Behavioral Measures of Sound Perception

Non-speech vocalizations are critical for communication in all mammals.  Our analysis of the acoustic features of non-speech and speech vocalizations across many animals finds temporal cues including abrupt onsets, offsets and durations of vocalizations can be used to objectively categorize vocalization differences such as human baby versus rodent pup cries (Khatami et al., 2018).   We examine ability to categorize complex synthetic speech sequences in rodents and humans performing similar two alternative choice tasks.  Our  perceptual studies find categorical-like discrimination between synthetic vocalizations that lack spectral cues in both humans and rodents (SFN abstracts, 20198).



Physiologic Measures of Neural Coding for Sound Perception

As mammals perceive sound cortical activity can be measured as changes in brain oxygen-dependent or calcium-dependent responses using highly sensitive videocameras. We see many topographically organized neural response maps at high cortical levels of brain (see rainbow color maps).  This is significant as it indicates a parallel processing of the same audio features in different ways for each cortical area. (Higgins et al., J Neuroscience 2010)




Multiplexed, micro-ECoG array for rapid, minimally invasive high resolution brain recordings.



Brain-Computer-Interface Technologies For Brain Mapping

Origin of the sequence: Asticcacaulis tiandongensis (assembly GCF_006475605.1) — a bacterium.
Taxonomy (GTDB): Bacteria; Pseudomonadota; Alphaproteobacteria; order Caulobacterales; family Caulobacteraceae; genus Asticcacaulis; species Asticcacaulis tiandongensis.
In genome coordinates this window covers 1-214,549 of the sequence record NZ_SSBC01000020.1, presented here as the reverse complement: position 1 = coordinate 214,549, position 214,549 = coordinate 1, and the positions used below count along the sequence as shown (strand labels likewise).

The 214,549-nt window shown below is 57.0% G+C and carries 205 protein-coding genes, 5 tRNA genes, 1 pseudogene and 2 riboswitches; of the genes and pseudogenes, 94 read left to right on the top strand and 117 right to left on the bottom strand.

Surgically implanted electrocorticographic (ECoG) arrays are like a brain band-aid sitting on the brain surface. ECoG arrays providing powerful cross-validations and much faster high resolution brain response read-out than prior approaches. These arrays have potential for use in human therapy in the future (Escabi, Read* et al. J Neurophys, 2014)







Neuron Spiking Patterns Encode Shape of Sound

It was previously thought that cortical neurons keep track of sound rhythms by ticking off one spike with each beat of the rhythm like the tick-tock of a metronome.  We discovered that some cortical neurons spike only at the onset of sound bursts (not shown) while others respond with a sustained “jittered” spiking (bottom left, each dot is a neuronal spike) mirroring the shape and duration of sound bursts.  A cross-correlation of all spike times to generates an averaged cross correlation function (autocorrelogram) that we fit (red line) with a modified Gaussian model to quantify the neural code for each sound type.  We find neural response duration is correlated with sound burst duration providing a spike timing neural code for timing cues in sound .   (Lee et al., J Neurophysiology 2016).




Parallel Thalamoco-Cortical Sound Processing Pathways

At first glance, one may think that all sound processing cortices are wired up to process sound the same way. However, we find this is not the case. For example, we find separate populations of neurons form thalamic pathways to A1 and cSRAF.  The pathway to A1 has genes encoding for two glutamate transporters (see blue colored pathway above); whereas the pathway to cSRAF expresses only one (see orange colored pathway above). We think these different gene expression patterns allow the pathways to encode sound with different tone frequency and timing resolution. This is significant because it suggests gene expression reflects neural functionality (Storace et al., J Neuroscience, 2010).